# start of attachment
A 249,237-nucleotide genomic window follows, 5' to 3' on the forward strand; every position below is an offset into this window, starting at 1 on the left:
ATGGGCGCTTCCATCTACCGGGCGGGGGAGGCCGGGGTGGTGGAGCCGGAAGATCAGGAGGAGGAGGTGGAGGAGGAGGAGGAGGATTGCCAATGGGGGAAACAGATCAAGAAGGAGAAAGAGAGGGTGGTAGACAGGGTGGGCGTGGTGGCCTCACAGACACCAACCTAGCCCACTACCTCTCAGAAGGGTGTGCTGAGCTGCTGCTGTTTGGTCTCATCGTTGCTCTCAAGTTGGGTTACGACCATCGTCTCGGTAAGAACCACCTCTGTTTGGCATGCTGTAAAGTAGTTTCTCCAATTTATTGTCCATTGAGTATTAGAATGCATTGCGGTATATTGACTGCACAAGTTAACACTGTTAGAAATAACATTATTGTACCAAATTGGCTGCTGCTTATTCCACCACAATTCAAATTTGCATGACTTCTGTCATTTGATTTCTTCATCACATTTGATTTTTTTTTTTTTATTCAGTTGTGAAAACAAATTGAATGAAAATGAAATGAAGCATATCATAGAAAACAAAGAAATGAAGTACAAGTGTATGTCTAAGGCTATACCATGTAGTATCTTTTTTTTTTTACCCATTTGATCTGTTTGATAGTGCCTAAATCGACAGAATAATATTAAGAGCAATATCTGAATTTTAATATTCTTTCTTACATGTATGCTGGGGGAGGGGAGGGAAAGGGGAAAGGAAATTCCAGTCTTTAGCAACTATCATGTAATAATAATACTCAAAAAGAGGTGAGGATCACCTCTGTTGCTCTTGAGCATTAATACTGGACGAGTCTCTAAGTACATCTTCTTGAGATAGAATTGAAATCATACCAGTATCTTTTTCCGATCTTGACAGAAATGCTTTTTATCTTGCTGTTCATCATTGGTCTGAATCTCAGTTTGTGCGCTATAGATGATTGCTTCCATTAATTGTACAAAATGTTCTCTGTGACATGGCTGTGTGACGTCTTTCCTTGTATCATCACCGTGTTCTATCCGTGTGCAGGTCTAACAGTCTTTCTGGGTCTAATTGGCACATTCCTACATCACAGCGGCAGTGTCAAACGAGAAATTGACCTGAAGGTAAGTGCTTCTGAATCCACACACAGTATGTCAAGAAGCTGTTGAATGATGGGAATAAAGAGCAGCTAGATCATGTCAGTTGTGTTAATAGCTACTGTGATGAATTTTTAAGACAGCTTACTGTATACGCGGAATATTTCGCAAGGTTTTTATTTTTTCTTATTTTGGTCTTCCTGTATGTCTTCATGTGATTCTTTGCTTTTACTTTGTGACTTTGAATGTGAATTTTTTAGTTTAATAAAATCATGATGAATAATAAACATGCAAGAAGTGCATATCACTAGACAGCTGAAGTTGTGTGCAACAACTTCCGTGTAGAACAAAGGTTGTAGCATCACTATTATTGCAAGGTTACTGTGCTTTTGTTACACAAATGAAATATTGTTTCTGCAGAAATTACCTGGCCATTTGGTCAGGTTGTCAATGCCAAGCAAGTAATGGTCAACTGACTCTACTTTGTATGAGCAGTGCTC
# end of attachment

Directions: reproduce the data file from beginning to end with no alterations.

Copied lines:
A 249,237-nucleotide genomic window follows, 5' to 3' on the forward strand; every position below is an offset into this window, starting at 1 on the left:
ATGGGCGCTTCCATCTACCGGGCGGGGGAGGCCGGGGTGGTGGAGCCGGAAGATCAGGAGGAGGAGGTGGAGGAGGAGGAGGAGGATTGCCAATGGGGGAAACAGATCAAGAAGGAGAAAGAGAGGGTGGTAGACAGGGTGGGCGTGGTGGCCTCACAGACACCAACCTAGCCCACTACCTCTCAGAAGGGTGTGCTGAGCTGCTGCTGTTTGGTCTCATCGTTGCTCTCAAGTTGGGTTACGACCATCGTCTCGGTAAGAACCACCTCTGTTTGGCATGCTGTAAAGTAGTTTCTCCAATTTATTGTCCATTGAGTATTAGAATGCATTGCGGTATATTGACTGCACAAGTTAACACTGTTAGAAATAACATTATTGTACCAAATTGGCTGCTGCTTATTCCACCACAATTCAAATTTGCATGACTTCTGTCATTTGATTTCTTCATCACATTTGATTTTTTTTTTTTTATTCAGTTGTGAAAACAAATTGAATGAAAATGAAATGAAGCATATCATAGAAAACAAAGAAATGAAGTACAAGTGTATGTCTAAGGCTATACCATGTAGTATCTTTTTTTTTTTACCCATTTGATCTGTTTGATAGTGCCTAAATCGACAGAATAATATTAAGAGCAATATCTGAATTTTAATATTCTTTCTTACATGTATGCTGGGGGAGGGGAGGGAAAGGGGAAAGGAAATTCCAGTCTTTAGCAACTATCATGTAATAATAATACTCAAAAAGAGGTGAGGATCACCTCTGTTGCTCTTGAGCATTAATACTGGACGAGTCTCTAAGTACATCTTCTTGAGATAGAATTGAAATCATACCAGTATCTTTTTCCGATCTTGACAGAAATGCTTTTTATCTTGCTGTTCATCATTGGTCTGAATCTCAGTTTGTGCGCTATAGATGATTGCTTCCATTAATTGTACAAAATGTTCTCTGTGACATGGCTGTGTGACGTCTTTCCTTGTATCATCACCGTGTTCTATCCGTGTGCAGGTCTAACAGTCTTTCTGGGTCTAATTGGCACATTCCTACATCACAGCGGCAGTGTCAAACGAGAAATTGACCTGAAGGTAAGTGCTTCTGAATCCACACACAGTATGTCAAGAAGCTGTTGAATGATGGGAATAAAGAGCAGCTAGATCATGTCAGTTGTGTTAATAGCTACTGTGATGAATTTTTAAGACAGCTTACTGTATACGCGGAATATTTCGCAAGGTTTTTATTTTTTCTTATTTTGGTCTTCCTGTATGTCTTCATGTGATTCTTTGCTTTTACTTTGTGACTTTGAATGTGAATTTTTTAGTTTAATAAAATCATGATGAATAATAAACATGCAAGAAGTGCATATCACTAGACAGCTGAAGTTGTGTGCAACAACTTCCGTGTAGAACAAAGGTTGTAGCATCACTATTATTGCAAGGTTACTGTGCTTTTGTTACACAAATGAAATATTGTTTCTGCAGAAATTACCTGGCCATTTGGTCAGGTTGTCAATGCCAAGCAAGTAATGGTCAACTGACTCTACTTTGTATGAGCAGTGCTC